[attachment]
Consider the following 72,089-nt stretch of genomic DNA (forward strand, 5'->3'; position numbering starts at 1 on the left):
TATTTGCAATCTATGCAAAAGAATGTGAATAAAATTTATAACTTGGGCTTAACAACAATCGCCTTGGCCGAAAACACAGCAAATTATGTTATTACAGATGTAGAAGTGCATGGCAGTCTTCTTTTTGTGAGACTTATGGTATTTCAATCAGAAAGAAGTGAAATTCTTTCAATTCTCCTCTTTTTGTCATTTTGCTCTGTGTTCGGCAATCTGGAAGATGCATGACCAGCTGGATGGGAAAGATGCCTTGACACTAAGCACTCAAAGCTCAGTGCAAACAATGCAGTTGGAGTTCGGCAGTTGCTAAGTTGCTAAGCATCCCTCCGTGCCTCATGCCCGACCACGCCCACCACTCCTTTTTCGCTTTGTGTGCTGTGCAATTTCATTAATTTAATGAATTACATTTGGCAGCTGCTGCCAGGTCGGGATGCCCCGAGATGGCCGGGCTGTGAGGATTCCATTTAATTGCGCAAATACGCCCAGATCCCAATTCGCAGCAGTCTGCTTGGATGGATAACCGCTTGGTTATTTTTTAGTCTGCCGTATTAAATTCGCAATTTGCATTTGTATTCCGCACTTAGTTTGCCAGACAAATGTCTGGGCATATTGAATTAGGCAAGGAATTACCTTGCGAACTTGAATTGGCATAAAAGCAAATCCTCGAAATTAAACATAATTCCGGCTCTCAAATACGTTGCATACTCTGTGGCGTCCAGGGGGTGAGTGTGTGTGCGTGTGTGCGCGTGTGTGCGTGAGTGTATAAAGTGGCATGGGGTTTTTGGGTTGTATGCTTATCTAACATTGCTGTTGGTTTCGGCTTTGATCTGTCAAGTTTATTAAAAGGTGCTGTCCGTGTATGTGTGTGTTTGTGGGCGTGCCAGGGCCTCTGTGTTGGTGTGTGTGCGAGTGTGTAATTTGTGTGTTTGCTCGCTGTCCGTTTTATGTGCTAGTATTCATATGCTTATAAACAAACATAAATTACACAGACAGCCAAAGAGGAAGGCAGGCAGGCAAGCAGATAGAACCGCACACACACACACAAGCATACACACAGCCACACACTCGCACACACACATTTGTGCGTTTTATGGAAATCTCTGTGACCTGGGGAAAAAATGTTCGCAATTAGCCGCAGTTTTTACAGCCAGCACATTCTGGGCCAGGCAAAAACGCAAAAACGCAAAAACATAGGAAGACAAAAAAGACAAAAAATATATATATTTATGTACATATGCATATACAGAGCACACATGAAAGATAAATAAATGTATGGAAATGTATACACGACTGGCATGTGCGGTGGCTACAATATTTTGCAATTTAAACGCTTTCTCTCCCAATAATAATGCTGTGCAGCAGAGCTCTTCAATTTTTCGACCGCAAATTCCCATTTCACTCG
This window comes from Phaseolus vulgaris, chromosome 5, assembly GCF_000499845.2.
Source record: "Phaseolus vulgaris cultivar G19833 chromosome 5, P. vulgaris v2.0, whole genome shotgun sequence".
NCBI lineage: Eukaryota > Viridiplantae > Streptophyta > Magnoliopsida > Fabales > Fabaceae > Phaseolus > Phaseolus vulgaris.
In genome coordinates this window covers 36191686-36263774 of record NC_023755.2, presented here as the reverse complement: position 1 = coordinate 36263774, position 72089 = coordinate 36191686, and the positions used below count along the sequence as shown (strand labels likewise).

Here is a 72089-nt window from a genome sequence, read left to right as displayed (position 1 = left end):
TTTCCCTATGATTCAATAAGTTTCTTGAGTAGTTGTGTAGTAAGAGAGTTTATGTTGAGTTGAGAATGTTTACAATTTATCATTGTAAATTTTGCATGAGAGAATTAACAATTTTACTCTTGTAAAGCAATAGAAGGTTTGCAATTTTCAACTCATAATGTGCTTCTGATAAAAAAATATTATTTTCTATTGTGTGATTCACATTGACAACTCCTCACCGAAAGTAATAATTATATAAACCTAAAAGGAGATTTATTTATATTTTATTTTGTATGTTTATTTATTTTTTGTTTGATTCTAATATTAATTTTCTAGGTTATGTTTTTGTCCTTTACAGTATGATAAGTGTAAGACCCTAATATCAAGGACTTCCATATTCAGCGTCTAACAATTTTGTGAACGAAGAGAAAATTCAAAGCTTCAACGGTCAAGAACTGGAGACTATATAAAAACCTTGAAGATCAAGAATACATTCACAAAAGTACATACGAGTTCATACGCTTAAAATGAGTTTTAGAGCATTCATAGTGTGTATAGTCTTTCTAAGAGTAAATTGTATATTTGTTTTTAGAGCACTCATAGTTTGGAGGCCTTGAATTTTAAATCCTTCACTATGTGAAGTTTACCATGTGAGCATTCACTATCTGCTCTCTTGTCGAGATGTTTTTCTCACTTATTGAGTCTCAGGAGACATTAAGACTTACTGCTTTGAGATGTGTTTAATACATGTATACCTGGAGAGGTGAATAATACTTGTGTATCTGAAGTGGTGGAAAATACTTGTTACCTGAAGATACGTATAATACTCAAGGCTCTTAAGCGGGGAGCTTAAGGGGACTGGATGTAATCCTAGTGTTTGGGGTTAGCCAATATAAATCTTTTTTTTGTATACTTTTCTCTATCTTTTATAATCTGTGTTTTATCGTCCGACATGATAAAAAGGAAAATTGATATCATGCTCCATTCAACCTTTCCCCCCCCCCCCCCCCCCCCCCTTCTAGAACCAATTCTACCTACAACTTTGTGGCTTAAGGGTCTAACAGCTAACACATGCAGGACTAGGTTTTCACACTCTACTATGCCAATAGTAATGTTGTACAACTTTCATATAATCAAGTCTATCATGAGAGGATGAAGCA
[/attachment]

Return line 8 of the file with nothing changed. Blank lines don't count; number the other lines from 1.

TTTCCCTATGATTCAATAAGTTTCTTGAGTAGTTGTGTAGTAAGAGAGTTTATGTTGAGTTGAGAATGTTTACAATTTATCATTGTAAATTTTGCATGAGAGAATTAACAATTTTACTCTTGTAAAGCAATAGAAGGTTTGCAATTTTCAACTCATAATGTGCTTCTGATAAAAAAATATTATTTTCTATTGTGTGATTCACATTGACAACTCCTCACCGAAAGTAATAATTATATAAACCTAAAAGGAGATTTATTTATATTTTATTTTGTATGTTTATTTATTTTTTGTTTGATTCTAATATTAATTTTCTAGGTTATGTTTTTGTCCTTTACAGTATGATAAGTGTAAGACCCTAATATCAAGGACTTCCATATTCAGCGTCTAACAATTTTGTGAACGAAGAGAAAATTCAAAGCTTCAACGGTCAAGAACTGGAGACTATATAAAAACCTTGAAGATCAAGAATACATTCACAAAAGTACATACGAGTTCATACGCTTAAAATGAGTTTTAGAGCATTCATAGTGTGTATAGTCTTTCTAAGAGTAAATTGTATATTTGTTTTTAGAGCACTCATAGTTTGGAGGCCTTGAATTTTAAATCCTTCACTATGTGAAGTTTACCATGTGAGCATTCACTATCTGCTCTCTTGTCGAGATGTTTTTCTCACTTATTGAGTCTCAGGAGACATTAAGACTTACTGCTTTGAGATGTGTTTAATACATGTATACCTGGAGAGGTGAATAATACTTGTGTATCTGAAGTGGTGGAAAATACTTGTTACCTGAAGATACGTATAATACTCAAGGCTCTTAAGCGGGGAGCTTAAGGGGACTGGATGTAATCCTAGTGTTTGGGGTTAGCCAATATAAATCTTTTTTTTGTATACTTTTCTCTATCTTTTATAATCTGTGTTTTATCGTCCGACATGATAAAAAGGAAAATTGATATCATGCTCCATTCAACCTTTCCCCCCCCCCCCCCCCCCCCCCTTCTAGAACCAATTCTACCTACAACTTTGTGGCTTAAGGGTCTAACAGCTAACACATGCAGGACTAGGTTTTCACACTCTACTATGCCAATAGTAATGTTGTACAACTTTCATATAATCAAGTCTATCATGAGAGGATGAAGCA